“This class is not meant to teach you,” my editors and adviser should have told the class. “It is meant for you to learn. On your own.”
But they didn’t tell us that on the first day of Journalism 352, the Mustang Daily reporting class. Instead, we were given requirements: write 20 stories and five blogs and produce 2 multimedia presentations. That’s it. Sounds simple. But I guarantee anyone who has taken the class, whether they passed or failed, would tell a person that it sure isn’t easy.
It may not be the ultimate “learn by doing” Cal Poly experience, but it is for me and my peers. From the first day of class, you’re expected to begin reporting, to produce content for a newspaper and Web site that thousands of eyes examine. Daunting, to say the least.
That first day of class almost left me in tears at the prospect of climbing the mountain of work that lay before me. But I bit my tongue, flipped the switch to brain and accepted it. If I wanted to be a journalist at all, especially if I wanted to be a good one, I would have to do this, and do it well.
Damn if it wasn’t hard though. I stood outside the gym in the dark, looking creepy, getting rejected by students who didn’t want to talk to me about gym construction. I asked administrators questions they didn’t answer, hung up and then called them again. I wrote stories during sports games, preparing two endings, depending on a Mustang win or loss. I left hundreds of messages, e-mails, notes. I called people charged with lawsuits. I was often embarrassed, frustrated, angry or just plain stressed.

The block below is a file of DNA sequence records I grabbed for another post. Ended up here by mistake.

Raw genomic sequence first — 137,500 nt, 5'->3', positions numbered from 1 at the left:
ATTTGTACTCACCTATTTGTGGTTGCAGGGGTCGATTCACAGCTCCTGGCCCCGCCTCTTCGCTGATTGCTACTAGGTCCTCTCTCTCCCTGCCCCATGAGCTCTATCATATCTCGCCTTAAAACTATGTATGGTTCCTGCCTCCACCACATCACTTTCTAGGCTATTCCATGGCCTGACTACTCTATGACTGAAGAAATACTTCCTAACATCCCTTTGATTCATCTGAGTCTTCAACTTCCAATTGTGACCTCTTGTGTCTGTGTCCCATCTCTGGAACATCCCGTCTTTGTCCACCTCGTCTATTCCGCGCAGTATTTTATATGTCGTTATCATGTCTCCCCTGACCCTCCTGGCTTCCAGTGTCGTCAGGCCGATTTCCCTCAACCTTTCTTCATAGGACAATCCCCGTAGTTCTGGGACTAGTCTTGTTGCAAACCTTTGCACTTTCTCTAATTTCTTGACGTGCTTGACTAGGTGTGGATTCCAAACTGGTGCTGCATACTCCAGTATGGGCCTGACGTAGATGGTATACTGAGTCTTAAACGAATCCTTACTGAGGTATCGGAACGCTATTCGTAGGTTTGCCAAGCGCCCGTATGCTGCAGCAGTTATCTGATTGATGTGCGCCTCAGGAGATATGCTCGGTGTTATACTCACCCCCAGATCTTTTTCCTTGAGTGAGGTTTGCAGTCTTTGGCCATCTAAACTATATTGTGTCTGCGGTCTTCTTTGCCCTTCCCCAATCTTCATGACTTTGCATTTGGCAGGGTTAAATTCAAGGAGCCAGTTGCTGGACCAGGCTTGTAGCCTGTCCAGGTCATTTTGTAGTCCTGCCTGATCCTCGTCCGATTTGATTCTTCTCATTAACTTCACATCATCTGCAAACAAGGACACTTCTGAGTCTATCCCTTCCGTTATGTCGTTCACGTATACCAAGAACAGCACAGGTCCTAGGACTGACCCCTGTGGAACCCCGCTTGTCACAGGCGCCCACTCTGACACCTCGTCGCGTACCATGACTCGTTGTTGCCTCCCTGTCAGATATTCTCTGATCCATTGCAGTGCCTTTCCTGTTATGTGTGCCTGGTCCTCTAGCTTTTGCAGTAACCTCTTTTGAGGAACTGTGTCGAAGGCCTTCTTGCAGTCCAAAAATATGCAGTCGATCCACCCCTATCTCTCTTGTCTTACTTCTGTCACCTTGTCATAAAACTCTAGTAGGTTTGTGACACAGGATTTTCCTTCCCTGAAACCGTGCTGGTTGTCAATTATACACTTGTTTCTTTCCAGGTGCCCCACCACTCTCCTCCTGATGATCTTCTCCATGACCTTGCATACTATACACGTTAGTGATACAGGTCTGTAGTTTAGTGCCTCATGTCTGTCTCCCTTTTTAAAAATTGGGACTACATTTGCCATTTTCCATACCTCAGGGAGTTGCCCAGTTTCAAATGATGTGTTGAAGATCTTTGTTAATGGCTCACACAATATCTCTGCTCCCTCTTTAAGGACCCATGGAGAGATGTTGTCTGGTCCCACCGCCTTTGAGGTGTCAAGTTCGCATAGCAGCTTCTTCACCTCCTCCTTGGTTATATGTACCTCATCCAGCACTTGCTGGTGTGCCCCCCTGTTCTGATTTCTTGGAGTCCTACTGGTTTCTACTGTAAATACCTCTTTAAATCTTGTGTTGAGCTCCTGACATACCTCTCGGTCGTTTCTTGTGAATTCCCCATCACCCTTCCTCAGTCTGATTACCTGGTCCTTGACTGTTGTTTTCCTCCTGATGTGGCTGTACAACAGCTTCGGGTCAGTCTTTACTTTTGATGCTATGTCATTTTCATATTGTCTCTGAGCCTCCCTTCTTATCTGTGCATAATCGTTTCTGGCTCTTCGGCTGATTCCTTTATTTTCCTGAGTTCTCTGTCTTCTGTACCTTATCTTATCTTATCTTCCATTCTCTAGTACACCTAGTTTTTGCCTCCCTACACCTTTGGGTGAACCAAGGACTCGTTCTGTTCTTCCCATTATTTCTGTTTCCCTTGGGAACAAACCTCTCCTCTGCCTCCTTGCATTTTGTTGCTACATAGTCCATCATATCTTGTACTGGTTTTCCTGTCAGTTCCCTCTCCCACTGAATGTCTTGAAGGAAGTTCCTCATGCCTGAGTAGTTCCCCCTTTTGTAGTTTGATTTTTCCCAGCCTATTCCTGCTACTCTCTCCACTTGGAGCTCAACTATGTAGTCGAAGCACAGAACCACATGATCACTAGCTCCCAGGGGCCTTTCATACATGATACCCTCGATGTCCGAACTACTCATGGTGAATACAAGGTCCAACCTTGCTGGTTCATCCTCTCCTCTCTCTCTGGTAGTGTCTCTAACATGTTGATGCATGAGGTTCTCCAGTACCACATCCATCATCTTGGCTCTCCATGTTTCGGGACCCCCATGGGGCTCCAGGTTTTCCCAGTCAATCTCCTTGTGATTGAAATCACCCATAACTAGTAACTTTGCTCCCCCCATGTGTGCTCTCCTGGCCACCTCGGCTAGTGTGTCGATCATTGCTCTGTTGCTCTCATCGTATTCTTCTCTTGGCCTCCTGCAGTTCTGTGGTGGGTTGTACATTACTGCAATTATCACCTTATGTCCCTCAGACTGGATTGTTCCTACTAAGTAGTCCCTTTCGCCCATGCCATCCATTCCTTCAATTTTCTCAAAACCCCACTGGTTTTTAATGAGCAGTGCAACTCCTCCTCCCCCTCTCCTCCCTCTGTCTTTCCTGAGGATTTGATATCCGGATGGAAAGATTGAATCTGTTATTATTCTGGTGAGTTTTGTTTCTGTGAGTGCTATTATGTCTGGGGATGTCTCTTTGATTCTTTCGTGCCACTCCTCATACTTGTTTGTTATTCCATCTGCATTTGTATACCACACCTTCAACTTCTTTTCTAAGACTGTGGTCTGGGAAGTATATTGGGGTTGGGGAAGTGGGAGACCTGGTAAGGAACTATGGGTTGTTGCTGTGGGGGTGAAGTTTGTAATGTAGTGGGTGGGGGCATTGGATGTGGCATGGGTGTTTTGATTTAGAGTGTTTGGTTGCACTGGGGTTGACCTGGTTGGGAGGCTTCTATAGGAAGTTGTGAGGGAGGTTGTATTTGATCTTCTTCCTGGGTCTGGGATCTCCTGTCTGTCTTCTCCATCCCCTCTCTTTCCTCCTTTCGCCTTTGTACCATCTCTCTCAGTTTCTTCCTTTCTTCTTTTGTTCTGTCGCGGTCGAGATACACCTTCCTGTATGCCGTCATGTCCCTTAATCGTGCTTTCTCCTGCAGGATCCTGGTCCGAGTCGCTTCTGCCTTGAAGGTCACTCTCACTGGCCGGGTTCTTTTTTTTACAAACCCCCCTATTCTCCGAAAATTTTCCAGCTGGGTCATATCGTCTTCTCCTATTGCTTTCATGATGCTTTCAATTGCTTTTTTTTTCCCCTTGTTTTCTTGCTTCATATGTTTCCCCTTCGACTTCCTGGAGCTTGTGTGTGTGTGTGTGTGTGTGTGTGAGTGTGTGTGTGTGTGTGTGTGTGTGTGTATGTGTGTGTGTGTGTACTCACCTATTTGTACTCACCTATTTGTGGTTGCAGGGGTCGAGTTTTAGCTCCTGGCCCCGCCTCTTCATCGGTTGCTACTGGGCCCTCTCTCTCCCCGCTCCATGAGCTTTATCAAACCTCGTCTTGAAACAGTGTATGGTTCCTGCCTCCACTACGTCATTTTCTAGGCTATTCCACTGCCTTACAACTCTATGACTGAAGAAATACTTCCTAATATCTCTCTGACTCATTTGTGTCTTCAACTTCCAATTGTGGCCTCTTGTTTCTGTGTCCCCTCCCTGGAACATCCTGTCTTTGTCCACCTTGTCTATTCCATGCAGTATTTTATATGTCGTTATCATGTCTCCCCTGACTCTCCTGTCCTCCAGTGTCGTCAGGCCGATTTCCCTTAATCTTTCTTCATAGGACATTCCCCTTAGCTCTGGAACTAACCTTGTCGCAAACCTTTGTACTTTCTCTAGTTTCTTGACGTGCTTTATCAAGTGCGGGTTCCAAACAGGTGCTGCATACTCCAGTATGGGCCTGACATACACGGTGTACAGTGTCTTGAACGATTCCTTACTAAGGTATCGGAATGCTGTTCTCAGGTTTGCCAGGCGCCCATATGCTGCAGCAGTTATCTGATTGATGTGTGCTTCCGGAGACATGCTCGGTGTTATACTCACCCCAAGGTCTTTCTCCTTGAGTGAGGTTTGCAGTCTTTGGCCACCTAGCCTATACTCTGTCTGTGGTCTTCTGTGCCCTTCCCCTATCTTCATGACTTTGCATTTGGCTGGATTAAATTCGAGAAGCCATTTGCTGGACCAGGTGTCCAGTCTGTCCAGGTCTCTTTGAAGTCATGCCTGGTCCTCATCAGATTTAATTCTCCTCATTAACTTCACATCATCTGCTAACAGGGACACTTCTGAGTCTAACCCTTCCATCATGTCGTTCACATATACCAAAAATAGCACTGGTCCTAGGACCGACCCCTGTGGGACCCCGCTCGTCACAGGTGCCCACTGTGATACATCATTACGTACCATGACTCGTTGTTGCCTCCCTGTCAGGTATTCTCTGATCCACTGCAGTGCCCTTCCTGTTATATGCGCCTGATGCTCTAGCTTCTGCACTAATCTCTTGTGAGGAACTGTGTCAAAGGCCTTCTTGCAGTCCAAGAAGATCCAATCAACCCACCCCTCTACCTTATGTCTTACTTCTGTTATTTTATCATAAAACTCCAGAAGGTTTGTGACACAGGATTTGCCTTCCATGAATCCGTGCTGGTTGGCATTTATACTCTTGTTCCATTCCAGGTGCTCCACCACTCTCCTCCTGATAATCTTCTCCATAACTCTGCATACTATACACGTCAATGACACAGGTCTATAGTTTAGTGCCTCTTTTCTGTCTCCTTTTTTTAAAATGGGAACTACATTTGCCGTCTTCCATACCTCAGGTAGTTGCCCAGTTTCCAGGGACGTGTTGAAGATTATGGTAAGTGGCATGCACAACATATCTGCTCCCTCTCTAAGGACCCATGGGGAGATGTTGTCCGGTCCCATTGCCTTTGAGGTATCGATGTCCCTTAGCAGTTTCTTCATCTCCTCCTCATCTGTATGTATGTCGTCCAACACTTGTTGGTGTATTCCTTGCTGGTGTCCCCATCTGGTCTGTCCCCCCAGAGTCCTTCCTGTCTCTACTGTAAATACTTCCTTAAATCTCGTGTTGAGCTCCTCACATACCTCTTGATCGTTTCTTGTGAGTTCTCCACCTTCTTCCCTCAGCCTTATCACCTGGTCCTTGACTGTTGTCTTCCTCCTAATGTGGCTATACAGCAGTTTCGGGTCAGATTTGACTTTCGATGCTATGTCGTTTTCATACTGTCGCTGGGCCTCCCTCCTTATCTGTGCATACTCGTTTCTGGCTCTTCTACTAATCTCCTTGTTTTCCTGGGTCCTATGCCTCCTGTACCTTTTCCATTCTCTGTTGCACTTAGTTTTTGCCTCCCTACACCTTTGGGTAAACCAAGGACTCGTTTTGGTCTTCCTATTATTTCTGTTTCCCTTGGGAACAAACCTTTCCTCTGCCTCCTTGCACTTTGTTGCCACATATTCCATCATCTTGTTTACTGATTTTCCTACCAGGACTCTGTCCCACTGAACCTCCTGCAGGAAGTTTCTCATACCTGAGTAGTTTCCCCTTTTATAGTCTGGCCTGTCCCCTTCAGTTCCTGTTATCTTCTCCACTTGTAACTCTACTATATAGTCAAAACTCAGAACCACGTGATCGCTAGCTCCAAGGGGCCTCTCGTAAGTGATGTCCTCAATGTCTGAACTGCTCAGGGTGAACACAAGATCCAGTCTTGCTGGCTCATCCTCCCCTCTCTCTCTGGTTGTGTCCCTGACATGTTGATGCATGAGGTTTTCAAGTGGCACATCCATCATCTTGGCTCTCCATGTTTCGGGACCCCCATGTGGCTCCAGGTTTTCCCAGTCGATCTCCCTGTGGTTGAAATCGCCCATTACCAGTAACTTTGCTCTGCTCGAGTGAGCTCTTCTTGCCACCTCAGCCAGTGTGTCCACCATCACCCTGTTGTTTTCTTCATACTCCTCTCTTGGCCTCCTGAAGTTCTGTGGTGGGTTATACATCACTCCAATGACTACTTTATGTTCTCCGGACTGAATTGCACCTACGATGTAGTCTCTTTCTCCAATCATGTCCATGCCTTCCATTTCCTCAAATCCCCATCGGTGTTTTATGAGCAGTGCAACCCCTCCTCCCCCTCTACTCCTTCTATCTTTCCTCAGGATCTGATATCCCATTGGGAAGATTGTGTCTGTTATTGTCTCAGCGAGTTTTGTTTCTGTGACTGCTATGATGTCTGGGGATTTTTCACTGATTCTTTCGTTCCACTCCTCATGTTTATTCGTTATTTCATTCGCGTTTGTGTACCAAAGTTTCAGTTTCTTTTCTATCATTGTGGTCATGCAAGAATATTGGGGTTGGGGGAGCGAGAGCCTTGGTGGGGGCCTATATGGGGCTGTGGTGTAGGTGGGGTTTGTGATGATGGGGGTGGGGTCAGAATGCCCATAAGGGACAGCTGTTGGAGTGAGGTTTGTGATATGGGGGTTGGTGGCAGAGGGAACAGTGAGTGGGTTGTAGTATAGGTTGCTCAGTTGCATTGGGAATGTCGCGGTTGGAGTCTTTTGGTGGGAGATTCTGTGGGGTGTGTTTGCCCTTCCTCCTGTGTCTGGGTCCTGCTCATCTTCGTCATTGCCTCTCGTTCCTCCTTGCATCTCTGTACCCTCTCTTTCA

But I sure did learn. My confidence in talking to just about anyone has gone through the roof. If I was assigned a story that required me to talk to President Obama, I would make that phone call, granted I could reach him. My writing flows out not like the trickle it was before but like a stream filled with spring mountain snow melt. My perception of complicated topics and their facets now moves seamlessly connecting points as the information enters my brain. My senses find details and my mind catalogs them accordingly. I formulate questions before the last one is fully answered.
It feels good. I’ve accomplished a lot, even if it is all inside my head, on scraps of paper or on a computer screen. I’ve never learned more in a class and especially in one that isn’t about teaching. I feel prepared, ready for the world. You hear it all the time at all, but it’s for a good reason; “learn by doing,” is the best way to learn, even if you are in the liberal arts college at a polytechnic university.